NASA’s Kepler mission has discovered 11 new planetary systems, with an additional 26 confirmed planets, which actually doubles the number of verified Kepler planets and triples the number of stars known to have more than one planet. It’s hoped that such systems might elucidate how planets are formed.
The newly discovered planets, that range in size from 1.5 times the radius of Earth to larger than Jupiter, will need to be observed further to determine which are rocky, Earth-like planets and which have thick, gaseous atmospheres like Neptune. Fifteen are between the Earth and Neptune in size. Their orbits around their stars vary from 6 to 143 days. All of the planets are closer to their star than Venus is to Sol.
Prior to the Kepler mission, astronomers knew of about 500 exoplanets across the whole sky. In two years, while observing a small patch of sky, no bigger than a fist, Kepler has discovered more than 60 planets and more than 2,300 candidates. This could mean that the galaxy is loaded with planets of all sizes and orbits.
Kepler identifies potential planet candidates by repeatedly measuring the change in brightness of more than 150,000 stars to detect when a planet passed in front of their host stars. This passage creates a shadow toward Earth and the Kepler spacecraft.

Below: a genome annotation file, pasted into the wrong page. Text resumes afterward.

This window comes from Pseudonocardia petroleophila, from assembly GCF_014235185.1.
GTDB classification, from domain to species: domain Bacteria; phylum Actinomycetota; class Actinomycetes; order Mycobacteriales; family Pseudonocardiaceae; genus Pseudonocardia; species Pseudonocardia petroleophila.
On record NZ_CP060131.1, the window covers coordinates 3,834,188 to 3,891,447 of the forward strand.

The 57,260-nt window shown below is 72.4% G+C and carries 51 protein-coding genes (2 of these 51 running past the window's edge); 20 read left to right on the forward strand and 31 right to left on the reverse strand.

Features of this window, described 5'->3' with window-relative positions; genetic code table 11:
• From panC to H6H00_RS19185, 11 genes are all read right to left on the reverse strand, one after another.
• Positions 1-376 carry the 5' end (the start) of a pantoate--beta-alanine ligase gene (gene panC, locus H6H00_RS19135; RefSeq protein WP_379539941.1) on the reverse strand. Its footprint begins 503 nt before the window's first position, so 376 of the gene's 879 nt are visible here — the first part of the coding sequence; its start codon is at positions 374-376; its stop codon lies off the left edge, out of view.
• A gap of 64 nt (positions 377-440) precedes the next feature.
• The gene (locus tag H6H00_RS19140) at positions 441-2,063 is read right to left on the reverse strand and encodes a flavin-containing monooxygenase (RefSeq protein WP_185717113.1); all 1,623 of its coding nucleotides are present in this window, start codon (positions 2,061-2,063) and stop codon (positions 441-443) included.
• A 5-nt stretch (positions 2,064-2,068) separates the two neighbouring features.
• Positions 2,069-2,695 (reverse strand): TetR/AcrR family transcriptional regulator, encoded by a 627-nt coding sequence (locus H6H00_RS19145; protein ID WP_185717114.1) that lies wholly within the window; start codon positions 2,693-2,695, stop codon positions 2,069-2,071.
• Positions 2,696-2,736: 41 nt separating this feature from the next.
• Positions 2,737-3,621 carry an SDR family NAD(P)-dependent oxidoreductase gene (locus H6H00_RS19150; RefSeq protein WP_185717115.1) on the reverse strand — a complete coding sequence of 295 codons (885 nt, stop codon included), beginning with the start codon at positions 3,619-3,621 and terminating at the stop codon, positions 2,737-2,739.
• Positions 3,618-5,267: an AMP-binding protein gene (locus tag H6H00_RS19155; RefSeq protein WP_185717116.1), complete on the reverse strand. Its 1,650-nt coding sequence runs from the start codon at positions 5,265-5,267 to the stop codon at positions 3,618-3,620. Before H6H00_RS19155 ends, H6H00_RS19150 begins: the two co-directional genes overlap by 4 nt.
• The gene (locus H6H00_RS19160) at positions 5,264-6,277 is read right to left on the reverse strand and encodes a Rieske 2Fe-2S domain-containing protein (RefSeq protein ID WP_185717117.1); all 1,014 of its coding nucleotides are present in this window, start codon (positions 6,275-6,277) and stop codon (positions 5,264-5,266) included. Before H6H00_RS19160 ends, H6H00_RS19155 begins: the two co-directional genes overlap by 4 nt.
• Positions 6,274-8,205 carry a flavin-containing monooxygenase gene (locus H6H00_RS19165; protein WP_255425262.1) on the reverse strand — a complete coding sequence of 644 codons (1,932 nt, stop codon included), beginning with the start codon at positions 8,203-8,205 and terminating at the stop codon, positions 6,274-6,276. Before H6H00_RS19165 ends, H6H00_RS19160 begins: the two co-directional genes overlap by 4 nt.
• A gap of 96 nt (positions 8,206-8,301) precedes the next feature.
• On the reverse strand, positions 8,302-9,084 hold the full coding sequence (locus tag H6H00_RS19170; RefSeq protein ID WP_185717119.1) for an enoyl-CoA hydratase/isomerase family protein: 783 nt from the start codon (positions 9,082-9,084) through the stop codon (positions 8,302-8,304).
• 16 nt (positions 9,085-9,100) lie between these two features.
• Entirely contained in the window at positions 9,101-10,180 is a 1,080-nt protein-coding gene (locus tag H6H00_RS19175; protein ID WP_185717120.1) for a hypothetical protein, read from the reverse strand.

Confirming this takes additional observations and time-consuming analysis. The new planets were confirmed using new techniques. Kepler detected the gravitational pull of the planets on each other, in tightly packed planetary systems, which causes some planets to accelerate and others to decelerate. This is called Transit Timing Variations (TTVs).
Planetary systems with TTVs can be quickly verified without extensive observations. Kepler-33, an older star that’s more massive than Sol, had the most planets. The discoveries were published in four different papers in the Astrophysics Journal and the Monthly Notices of the Royal Astronomical Society.